a dual diode system comprising a first junction diode of a first transistor and a second junction diode of a second transistor, wherein the first transistor and the second transistor are collocated on a first substrate, wherein the first transistor and the second transistor are of a same transistor type, and wherein the dual diode system has (i) a first terminal coupled to an emitter of the first transistor, (ii) a second terminal coupled to an emitter of the second transistor, and (iii) a third terminal coupled in common with a base of the first transistor and a base of the second transistor;
a temperature measurement circuit that is located on a second substrate and that is configured to (i) perform a first voltage measurement at a single terminal after applying a first current to a single junction diode through the single terminal and (ii) perform a second voltage measurement at the single terminal after applying a second current to the single junction diode through the single terminal, wherein the single junction diode is one of the first junction diode and the second junction diode, and wherein the single terminal is one of the first terminal and the second terminal; and
a bias circuit that is configured to bias the third terminal.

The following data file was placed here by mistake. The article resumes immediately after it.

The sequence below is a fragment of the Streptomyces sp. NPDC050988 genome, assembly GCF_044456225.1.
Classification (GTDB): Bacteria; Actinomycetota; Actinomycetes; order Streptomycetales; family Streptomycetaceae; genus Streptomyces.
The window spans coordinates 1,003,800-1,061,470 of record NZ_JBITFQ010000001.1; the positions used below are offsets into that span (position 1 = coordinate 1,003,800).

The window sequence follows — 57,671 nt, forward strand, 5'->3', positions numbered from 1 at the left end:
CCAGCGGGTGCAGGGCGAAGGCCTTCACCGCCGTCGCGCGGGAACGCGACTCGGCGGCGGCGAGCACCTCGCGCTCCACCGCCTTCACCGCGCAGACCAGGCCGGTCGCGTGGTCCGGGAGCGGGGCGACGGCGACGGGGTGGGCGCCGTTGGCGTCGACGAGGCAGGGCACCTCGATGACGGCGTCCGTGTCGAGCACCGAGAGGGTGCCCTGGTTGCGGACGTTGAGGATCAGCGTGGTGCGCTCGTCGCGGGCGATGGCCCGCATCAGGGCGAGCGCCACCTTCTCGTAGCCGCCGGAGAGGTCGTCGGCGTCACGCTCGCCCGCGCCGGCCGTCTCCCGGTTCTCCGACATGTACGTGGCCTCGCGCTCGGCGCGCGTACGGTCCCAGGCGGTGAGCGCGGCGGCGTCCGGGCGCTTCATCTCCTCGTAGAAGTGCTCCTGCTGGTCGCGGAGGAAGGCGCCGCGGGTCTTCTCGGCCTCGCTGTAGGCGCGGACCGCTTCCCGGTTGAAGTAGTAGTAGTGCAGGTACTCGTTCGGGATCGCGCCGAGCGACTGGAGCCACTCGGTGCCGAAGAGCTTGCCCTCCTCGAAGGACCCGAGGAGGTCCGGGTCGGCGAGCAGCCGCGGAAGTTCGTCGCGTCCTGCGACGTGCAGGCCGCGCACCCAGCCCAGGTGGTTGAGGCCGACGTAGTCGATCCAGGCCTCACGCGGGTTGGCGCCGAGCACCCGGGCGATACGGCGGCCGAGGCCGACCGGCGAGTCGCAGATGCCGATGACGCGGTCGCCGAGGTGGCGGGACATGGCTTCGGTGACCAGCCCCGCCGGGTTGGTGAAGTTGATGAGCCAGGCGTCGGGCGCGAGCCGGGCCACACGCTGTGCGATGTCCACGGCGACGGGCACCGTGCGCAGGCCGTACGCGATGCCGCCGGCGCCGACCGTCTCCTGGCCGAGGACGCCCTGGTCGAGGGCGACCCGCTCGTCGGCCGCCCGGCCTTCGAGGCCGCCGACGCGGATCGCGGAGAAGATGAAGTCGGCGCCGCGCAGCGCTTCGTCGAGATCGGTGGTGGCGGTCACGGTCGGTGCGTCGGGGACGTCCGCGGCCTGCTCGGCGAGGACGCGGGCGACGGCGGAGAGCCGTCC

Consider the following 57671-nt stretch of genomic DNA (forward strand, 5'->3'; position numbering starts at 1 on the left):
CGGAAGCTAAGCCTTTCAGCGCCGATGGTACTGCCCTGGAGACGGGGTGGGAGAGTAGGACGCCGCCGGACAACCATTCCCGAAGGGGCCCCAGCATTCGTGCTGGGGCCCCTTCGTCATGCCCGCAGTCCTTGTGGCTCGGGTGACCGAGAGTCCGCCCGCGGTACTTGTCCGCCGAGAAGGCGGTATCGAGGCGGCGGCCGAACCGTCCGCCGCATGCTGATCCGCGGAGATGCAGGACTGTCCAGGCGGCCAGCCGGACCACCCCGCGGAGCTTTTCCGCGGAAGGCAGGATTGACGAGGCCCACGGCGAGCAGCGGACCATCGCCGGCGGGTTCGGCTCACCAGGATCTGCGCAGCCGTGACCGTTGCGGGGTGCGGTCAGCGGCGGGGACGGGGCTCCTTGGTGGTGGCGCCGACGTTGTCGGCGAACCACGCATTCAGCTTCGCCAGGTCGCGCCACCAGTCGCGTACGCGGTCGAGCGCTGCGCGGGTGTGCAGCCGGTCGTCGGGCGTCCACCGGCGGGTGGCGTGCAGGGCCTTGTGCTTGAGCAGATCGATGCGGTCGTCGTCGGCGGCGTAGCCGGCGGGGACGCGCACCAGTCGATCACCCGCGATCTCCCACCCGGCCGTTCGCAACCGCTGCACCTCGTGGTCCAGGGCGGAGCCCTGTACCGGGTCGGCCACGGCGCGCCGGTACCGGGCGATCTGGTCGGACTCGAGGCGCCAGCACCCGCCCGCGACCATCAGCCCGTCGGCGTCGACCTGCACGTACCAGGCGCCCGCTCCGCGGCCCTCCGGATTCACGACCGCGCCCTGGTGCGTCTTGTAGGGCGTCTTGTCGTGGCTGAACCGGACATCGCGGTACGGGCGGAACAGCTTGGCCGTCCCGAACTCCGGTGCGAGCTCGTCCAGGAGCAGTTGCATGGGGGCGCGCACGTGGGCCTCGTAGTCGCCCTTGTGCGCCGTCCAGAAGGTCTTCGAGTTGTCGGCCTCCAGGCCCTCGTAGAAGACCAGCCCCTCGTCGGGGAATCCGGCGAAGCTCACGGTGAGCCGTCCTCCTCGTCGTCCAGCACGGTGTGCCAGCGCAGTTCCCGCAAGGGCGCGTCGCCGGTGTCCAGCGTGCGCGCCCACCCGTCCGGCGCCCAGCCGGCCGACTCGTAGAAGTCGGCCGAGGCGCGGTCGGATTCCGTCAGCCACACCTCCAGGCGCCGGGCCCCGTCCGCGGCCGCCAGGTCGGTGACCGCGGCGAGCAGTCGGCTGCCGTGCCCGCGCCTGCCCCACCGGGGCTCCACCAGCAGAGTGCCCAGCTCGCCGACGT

3. The system of claim 1, wherein:
the first electrode of the first junction diode comprises a cathode;
the first electrode of the second junction diode comprises a cathode; and
each of the second electrodes of the first and second junction diodes comprises an anode.
4. The system of claim 1, wherein the bias circuit is located on the first substrate.
5. The system of claim 1, wherein the bias circuit is located on one of the second substrate, a third substrate, and a discrete component.
6. The system of claim 1, wherein the temperature measurement circuit is configured to perform the voltage measurement using the third terminal.
7. The system of claim 1, wherein:
the temperature measurement circuit is configured to perform the voltage measurement by using only the first terminal in response to the two currents applied to the first terminal at different times; and
the temperature measurement circuit is configured to determine a junction temperature of the first junction diode.
8. A method for measuring a temperature of a device, comprising:
providing a dual diode system on a first substrate wherein the dual diode system comprises (i) a first terminal that is coupled to a first electrode of a first junction diode, wherein the first electrode of the first junction diode has a first polarity, (ii) a second terminal that is coupled to a first electrode of a second junction diode, wherein the first electrode of the second junction diode has the first polarity, and (iii) a third terminal that is coupled to second electrodes of the first and second junction diodes, wherein the second electrodes of the first and second junction diodes have a second polarity that is opposite of the first polarity, and wherein the first junction diode and the second junction diode are collocated on the first substrate;